The War is Over
The electricity’s long dead. My watch has stopped. The curtains are drawn tight. It’s night in here, although it could be day outside. I don’t know.
Through the papery walls, I can hear the girl in the room across the hall get her things together. The grinding and clacking of wooden teeth, squeals of iron jaws, as drawers and doors open and shut their mouths. The scrape of her hands as she runs them over crooked countertops. Her footsteps bend creaking floorboards, and her room sighs. You can hear the damage everywhere.
She must be getting ready to join the others outside, laughing and singing. I can hear the muted hum of their jubilance through the closed window. “The war is over,” they cry, and they may be right. But I hope she doesn’t knock on my door to fetch me. They all like to waltz and crowd together and feel the same, these people, their thousand faces a thousand hand mirrors. I prefer deep, velvet silence.
She jingles her keys as she locks her door. I hold my breath and wait for her to pad down the hallway. But one moment after her dead bolt slides smoothly into place, letting out a little “clack,” my stomach burbles, and my buttocks promptly and loudly announce my presence.
I hear a step, then silence, and then she walks up to my door and knocks. “Dave? Are you in there? Would you like to come join the parade?”
I can’t hold my breath any longer, so I pull my thin blanket over my head and breathe lightly into it, quiet as I can. Move on, I’m not home. Join the others if you like. Leave me be.
I can feel bubbles of air moving around in my guts again. Gathering and pushing against my insides. Insisting their way into this non-conversation. Meanwhile, the air under the blanket is getting suffocatingly warm and damp and awful smelling. I feel sick, and the contents of my stomach swish in displeasure.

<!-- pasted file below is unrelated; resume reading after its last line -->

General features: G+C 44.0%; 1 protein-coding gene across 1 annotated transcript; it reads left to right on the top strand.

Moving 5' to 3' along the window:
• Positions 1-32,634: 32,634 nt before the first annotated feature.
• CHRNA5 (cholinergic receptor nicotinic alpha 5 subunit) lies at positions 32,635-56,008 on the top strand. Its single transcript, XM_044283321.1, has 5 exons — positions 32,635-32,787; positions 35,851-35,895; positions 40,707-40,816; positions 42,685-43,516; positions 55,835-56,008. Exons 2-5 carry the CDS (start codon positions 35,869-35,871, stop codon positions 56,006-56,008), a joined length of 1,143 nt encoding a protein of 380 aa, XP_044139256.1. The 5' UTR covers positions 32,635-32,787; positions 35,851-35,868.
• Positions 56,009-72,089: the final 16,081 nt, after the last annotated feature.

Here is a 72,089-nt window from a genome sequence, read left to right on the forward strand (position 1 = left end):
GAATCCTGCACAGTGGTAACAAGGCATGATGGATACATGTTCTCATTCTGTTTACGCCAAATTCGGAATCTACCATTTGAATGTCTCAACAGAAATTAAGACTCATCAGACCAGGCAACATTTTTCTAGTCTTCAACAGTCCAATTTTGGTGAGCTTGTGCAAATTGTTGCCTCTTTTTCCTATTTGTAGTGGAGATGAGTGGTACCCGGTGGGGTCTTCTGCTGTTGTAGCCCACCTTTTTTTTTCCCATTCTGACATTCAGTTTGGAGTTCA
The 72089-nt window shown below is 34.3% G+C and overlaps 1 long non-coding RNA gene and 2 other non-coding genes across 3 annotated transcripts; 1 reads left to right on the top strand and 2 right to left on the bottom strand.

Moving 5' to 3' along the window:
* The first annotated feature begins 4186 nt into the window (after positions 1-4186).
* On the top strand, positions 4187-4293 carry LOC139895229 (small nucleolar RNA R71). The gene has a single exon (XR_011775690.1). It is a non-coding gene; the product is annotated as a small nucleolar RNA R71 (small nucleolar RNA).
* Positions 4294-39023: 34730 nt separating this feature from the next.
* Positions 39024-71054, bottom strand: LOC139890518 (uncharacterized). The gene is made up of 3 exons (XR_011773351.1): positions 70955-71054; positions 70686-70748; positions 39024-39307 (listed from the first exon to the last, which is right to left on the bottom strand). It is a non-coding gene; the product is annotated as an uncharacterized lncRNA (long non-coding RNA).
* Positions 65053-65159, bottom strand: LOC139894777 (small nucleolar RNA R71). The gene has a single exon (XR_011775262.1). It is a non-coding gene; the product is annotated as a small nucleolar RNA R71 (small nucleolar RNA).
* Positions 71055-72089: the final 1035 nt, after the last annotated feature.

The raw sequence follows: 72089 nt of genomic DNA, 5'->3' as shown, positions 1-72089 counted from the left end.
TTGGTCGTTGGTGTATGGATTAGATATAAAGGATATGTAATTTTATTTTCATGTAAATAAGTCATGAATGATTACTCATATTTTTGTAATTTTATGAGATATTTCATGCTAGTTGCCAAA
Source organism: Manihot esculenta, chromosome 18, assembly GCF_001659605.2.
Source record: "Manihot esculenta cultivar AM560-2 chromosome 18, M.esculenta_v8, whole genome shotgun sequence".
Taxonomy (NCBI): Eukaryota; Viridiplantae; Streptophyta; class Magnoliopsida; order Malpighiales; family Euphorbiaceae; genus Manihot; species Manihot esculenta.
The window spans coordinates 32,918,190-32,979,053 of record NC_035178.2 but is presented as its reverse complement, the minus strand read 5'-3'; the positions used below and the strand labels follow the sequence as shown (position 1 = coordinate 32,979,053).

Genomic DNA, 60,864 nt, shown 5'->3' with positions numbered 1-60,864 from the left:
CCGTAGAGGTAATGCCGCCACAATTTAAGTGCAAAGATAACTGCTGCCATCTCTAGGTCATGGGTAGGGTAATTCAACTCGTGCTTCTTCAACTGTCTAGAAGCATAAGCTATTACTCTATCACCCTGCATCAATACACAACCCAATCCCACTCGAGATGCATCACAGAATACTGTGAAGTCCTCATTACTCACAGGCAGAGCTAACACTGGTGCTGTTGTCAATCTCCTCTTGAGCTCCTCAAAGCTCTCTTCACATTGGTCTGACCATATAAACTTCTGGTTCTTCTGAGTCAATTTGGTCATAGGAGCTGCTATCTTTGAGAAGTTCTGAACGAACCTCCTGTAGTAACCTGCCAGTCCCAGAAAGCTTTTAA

I clench my butt cheeks together, but that only raises the pitch of the expulsion.
It chirps so loud in this small, wooden room, empty and dusty except for me and my blanket slumped on the bed, and empty tins of beans scattered mutely across the floor.
“Dave? I can hear you in there, Dave. Are you okay? I haven’t seen you in a while. Are you hurt? Are you okay?”
“Dave?” She tries to turn the doorknob. It rattles uselessly. I never leave the door unlocked.
She stops, and stands there in silence. I hope she’s giving up. I hope I can remain quiet. I hope she doesn’t fetch the landlord.
I clench. I squeeze. I grit my teeth. My knuckles whiten as I clutch the blanket in a death grip. I think about stuffing it between my buttocks to mute any adamant sound.
But then I hear her footsteps sound and fade, and I know she is finally heading outside to join the others. I imagine her shaking her head, a slight frown on her face, maybe followed by a fatalistic shrug. As her footsteps grow more distant, my muscles slacken and I spread my arms wide on the bed, utter relaxation blanketing me again. I can dive back into that wonderful pool of dark thoughts. This relief is bliss. Refreshing.
So I let out a thunderous bellow of hot, smelly air and turn my thoughts idly back toward the useless commotion outside.
“Open your curtains!” comes a cry from the street. “Celebrate!” And the call might be for me. I don’t care. Oh, I don’t.
I try to erase my mind and adopt the calm, pristine cool of an amnesiac as the inelegant crowds fly by, flapping and chirping. I raise a weary hand to my forehead and sigh.
It’ll be peaceful when the war starts again.
To the world and to Italy
I had a torrid affair with the victorious Countess de Bagnoregio. I loved her for her beauty and her activities. This locution is neither erroneous nor hasty.(3) comments
I still keep about me an authentic image of her person exposed.
I Carry Drawn Water in Them